Sarah Boyd


The 9 most powerful questions to get perspective in a difficult situation

How Gratitude And Prayer Effects Our Brains

Gratitude – the art of being content and thankful for ones life – prayer and meditation, are all concepts that can often seem abstract for us in our daily lives. We might think that ministers and pastors pray a lot, yoga teachers or monks meditate, but what about those of us living in the ‘real world’?

Sarah Boyd

Recently there have been many studies done that reveal the effect of gratitude, prayer and meditation on our brains. These studies have brought a more concrete understanding to people’s individual experiences.

1. Prayer helps our brain to focus for the day: one of the primary brain areas that becomes active during prayer, is the frontal lobe. This is the part of the brain that relates to focus, judgement and problem solving.

2. Gratitude, prayer and meditation increases physical and mental health: studies by Dr Andrew Newberg show that meditating and worshiping daily for 12mins reduces stress and anxiety, and delays the diseases of ageing.

Another study done by Dr Robert Emmons on gratitude,  found that the group of people that were regularly using a gratitude journal felt better about their lives, were 25% happier, had fewer health complaints & exercised 1.5hrs more than those not using a gratitude journal.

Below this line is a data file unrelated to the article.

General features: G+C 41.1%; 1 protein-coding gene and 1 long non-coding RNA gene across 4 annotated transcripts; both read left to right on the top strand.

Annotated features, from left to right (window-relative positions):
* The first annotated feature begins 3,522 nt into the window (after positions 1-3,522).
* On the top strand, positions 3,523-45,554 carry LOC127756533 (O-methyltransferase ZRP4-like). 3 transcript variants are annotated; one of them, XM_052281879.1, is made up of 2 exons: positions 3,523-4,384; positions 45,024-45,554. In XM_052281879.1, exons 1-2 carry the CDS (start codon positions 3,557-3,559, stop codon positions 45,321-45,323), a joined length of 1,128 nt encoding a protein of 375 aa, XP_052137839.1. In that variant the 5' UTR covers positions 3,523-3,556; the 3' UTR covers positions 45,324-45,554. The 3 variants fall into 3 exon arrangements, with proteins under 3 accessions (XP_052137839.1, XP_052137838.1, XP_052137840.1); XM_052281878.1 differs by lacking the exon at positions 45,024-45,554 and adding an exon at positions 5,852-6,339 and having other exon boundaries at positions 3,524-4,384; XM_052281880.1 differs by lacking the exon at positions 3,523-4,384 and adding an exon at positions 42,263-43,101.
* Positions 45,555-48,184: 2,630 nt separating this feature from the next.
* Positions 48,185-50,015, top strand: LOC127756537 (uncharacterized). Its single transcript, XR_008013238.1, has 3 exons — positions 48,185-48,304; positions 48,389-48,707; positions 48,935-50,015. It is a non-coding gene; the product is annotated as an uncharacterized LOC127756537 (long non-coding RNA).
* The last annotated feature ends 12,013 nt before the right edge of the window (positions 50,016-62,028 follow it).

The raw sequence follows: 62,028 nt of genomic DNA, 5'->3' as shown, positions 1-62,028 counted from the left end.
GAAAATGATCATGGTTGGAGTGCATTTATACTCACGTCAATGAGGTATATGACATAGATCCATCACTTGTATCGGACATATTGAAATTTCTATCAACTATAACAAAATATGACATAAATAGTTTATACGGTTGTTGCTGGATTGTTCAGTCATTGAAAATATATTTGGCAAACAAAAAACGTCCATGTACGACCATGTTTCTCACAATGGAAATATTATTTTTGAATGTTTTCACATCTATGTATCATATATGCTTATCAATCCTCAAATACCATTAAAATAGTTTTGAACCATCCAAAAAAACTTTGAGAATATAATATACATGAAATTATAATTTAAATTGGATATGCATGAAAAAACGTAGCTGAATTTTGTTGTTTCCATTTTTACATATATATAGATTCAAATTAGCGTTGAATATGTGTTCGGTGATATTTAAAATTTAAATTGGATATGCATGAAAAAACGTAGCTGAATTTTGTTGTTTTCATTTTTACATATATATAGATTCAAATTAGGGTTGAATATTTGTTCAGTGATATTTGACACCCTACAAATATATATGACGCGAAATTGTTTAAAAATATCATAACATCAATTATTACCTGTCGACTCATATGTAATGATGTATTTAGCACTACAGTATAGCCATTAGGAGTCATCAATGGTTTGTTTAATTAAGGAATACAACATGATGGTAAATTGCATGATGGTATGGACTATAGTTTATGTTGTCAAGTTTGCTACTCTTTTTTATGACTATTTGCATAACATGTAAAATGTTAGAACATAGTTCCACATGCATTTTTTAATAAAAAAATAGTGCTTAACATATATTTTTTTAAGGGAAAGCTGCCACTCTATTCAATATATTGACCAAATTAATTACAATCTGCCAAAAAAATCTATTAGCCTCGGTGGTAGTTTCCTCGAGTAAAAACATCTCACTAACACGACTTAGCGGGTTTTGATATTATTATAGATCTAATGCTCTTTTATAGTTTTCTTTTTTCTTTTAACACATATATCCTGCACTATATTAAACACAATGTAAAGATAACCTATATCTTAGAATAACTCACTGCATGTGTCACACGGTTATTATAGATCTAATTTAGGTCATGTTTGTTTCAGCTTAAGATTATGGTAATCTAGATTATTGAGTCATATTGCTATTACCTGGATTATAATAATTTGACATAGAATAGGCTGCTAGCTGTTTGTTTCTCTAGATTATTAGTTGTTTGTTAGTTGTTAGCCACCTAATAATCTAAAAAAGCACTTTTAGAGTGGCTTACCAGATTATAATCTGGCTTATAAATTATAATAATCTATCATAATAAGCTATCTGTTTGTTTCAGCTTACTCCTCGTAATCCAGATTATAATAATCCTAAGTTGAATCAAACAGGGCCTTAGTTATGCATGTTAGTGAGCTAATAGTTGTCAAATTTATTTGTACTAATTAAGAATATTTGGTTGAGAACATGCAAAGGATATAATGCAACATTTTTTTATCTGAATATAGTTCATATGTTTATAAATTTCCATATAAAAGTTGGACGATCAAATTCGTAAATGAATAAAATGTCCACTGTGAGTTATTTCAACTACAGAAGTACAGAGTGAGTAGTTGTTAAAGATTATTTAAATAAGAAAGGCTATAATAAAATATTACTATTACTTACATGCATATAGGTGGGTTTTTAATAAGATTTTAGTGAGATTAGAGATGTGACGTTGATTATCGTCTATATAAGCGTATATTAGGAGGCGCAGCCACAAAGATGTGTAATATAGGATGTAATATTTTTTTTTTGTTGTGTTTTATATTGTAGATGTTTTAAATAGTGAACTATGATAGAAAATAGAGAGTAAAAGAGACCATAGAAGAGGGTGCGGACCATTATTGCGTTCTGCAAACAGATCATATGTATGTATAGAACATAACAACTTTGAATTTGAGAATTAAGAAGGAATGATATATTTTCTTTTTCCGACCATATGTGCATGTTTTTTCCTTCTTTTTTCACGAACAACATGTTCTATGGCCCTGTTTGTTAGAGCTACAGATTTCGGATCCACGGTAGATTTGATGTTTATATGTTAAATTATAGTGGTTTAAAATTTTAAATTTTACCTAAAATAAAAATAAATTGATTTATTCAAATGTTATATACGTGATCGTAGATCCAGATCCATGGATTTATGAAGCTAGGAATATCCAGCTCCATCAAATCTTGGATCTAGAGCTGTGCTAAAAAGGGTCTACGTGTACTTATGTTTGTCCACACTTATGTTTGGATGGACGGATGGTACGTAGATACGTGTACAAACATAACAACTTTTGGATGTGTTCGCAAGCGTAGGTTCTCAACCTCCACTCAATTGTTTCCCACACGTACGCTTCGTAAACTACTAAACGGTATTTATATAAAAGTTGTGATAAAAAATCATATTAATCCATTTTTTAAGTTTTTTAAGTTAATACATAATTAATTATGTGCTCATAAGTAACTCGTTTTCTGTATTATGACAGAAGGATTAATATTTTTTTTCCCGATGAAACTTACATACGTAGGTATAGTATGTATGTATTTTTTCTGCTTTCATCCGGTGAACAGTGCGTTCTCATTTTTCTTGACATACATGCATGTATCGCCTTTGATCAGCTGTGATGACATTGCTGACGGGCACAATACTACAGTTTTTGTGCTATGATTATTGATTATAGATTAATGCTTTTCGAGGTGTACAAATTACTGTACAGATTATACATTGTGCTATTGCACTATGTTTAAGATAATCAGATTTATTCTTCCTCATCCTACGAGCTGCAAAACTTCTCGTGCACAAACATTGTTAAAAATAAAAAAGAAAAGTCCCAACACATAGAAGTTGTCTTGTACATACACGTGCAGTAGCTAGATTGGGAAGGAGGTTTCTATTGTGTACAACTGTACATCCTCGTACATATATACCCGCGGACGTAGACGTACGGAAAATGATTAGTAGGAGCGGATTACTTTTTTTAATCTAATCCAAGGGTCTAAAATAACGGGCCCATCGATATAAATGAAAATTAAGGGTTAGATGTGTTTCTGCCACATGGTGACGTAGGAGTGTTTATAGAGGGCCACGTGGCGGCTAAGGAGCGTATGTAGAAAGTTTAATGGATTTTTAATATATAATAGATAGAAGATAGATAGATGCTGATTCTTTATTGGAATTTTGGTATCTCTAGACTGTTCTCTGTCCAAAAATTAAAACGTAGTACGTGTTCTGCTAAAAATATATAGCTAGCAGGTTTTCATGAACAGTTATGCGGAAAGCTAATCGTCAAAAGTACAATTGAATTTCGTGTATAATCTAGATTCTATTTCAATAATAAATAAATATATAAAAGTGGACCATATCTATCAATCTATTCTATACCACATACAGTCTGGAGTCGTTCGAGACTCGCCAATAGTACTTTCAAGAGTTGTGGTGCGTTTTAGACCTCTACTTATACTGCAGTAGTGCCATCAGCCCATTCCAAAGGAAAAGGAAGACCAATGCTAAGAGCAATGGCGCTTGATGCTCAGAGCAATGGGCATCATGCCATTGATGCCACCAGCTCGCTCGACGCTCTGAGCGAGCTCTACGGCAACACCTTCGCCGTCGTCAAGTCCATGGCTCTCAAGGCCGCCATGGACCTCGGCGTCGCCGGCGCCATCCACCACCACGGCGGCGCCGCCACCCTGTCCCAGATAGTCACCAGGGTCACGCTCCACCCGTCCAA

3. Prayer is about personal connection: one particular study looked a brain imaging scans while individuals were praying. Interestingly they found that it wasn’t the parts of the brain linked to abstract concepts that became active. When we pray, the parts of our brains that light up are the same ones that light up when we relate to other human beings.

So its clear that these practices are good for us, but how do we relate them to our daily lives?

A Challenge for you = start a gratitude/prayer tradition in your home or team at work. 

Here are some ideas:

1. At dinner time, talking with your family about 3 things that they are grateful for today.

2. Start a gratitude journal: write down 5 things daily.

3. Take 5mins the mornings to pray: even if this is while your shower or drive to work (just don’t close your eyes!).

4. Create a gratitude jar: every time something good happens, write it down & put it in the jar. At the end of the year you open it and read through it together.

5. At weekly team meetings list 5 things everyone is grateful for.

6. Write a message or handwritten note to someone you appreciate in your life & tell them why.

The Ultimate Challenge: one particular activity that has been found to boost personal happiness significantly is to think of an individual from your past or present that has impacted you significantly. Write them a letter expressing the impact they’ve made on you. Then try to visit them in person and read the letter to them. For most people this appreciation leads to tears and huge feelings of happiness and appreciation.

Whatever it looks like for you – small changes do make a big difference!

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The 9 most powerful questions to get perspective in a difficult situation.